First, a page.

Rejoice: The Dome is Officially Open


Photo by James McClendon

Zach Thomann, Sports Editor

March 17, 2017 will be a date in history that students at Utica College will never forget.

Last year’s collapse of the Todd and Jen Hutton Sports and Recreation Center, affectionately called “the dome,” will forever be a staple of what students remember from their experience on campus.

After over a year of waiting and speculating, the dome, along with numerous improvement, is functional and open to the public once again. The news a relief for UC’s athletes and faculty, who have had to coordinate practices without the dome.

The facilities reopening, originally scheduled for Dec. 1, was quickly pushed back, and an onslaught on new dates followed.

David Fontaine, UC’s athletic director, hopes that students were understanding during that time period and said his goal was to get the dome opened as soon as possible while also keeping every feature in the dome up to the highest of standards.

“We were passed along dates by workers, but the target moved when we faced obstacles,” he said.

Fontaine said that shipments were put on back-order multiple times for essential pieces of equipment, and it was challenging to coordinate with the vast amount of workers’ schedules.

“I know everybody was anxious,” Fontaine said. “They wanted a date, but when you give them a date and can’t stick to it they question why we aren’t done yet. It’s a situation where you can’t win.”

Fontaine explained he has learned in the future to say, “Hopefully, as soon as possible,” when someone asks for a date. Despite being four months over the original deadline, Fontaine said that the extra time spent to make improvements to the new dome will pay off.

“With something that was incredibly inconvenient, we found a way to change things we would never have been able to fix,” Fontaine said. “I’m sure the student-athletes are excited about it.”

One change that athletes will see to the new dome is a larger weight room which is roughly twice the size of the original. There is also an athletic training room connected to the weight room to respond to injuries on site. In addition to those changes, the netting along the inside of the track was not re-installed because it was “unneeded.”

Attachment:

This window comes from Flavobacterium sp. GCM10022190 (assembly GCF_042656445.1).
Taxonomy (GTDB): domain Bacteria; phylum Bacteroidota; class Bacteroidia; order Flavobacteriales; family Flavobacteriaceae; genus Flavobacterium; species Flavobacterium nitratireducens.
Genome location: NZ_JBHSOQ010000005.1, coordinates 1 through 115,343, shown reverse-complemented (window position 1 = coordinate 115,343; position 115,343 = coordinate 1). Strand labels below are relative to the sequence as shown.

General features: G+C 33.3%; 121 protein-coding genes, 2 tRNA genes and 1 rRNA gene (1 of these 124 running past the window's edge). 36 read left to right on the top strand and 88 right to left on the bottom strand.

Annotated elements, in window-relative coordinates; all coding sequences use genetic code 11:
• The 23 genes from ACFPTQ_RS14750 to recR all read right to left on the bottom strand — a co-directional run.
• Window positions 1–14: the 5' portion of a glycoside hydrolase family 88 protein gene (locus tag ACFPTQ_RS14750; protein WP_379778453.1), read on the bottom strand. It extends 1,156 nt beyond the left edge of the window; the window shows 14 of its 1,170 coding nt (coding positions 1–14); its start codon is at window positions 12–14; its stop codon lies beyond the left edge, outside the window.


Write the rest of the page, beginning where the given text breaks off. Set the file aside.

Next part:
Fontaine is thankful for the efforts from the faculty to make suggestions on how to improve the dome and is especially grateful for the work head track coach Eric Parker put in to get the most of the space provided.

The new dome is 15 feet taller, but it still has the same footprint.

The designs that Parker helped produce utilize every part of the area provided. This includes the batting cage location which allows the area to stay up and not have to be taken down after every use.

Teams have been utilizing the dome as much as they can since January, according to Fontaine. While the whole facility was not open, the turf was one of the first things installed for team use throughout the winter.

Fontaine is happy with how understanding the workers were when coordinating with athletes.

“They have been great, especially with the flooring,” Fontaine said. “We’ve had people in and out while it was still being completed, and they were all great to work with.”

In addition to his appreciation for the workers in the dome, Fontaine is also thankful for the efforts of Utica president Laura Casamento. He said that without her support, the reopening of the dome may have not happened as quickly.

“She was on board from the time it went down to the time it was finished,” Fontaine said. “She was a driving force for the project and shows it truly was a team effort from everyone at the college. One person can’t complete a project of this size.”

Despite the year-long wait, the reopening of the dome will not a receive a grand announcement or event from the college — Fontaine believes that the reopening does not need to be “theatrical.”

“Things are running smoothly down there,” Fontaine said. “But, we probably won’t have a celebratory opening ceremony because we already did that once, and it doesn’t need to be done again.”

Fontaine has been more concerned about making the dome available for athletes rather than informing the public. He feels that the students are the ones who have suffered without it, and the impact on him or the faculty is nothing compared to the inconvenience for each athlete on campus.

“I feel so happy for our student-athletes,” Fontaine said. “Everyone missed the dome, but nobody complained. I’m just so grateful for their cooperation and understanding that the dome would go back up.”

Although the winter season is over, the dome will serve as an extra space for clinics and events during the spring.

Overall, this has been a learning experience for everyone on campus, Fontaine said, and he believes the college has improved.

“We have learned to be patient in the process,” Fontaine said. “It’s important to not get caught up in the moment because you can’t navigate clearly. There were a bunch of moving parts, and I’m just happy for our athletes that it’s back.”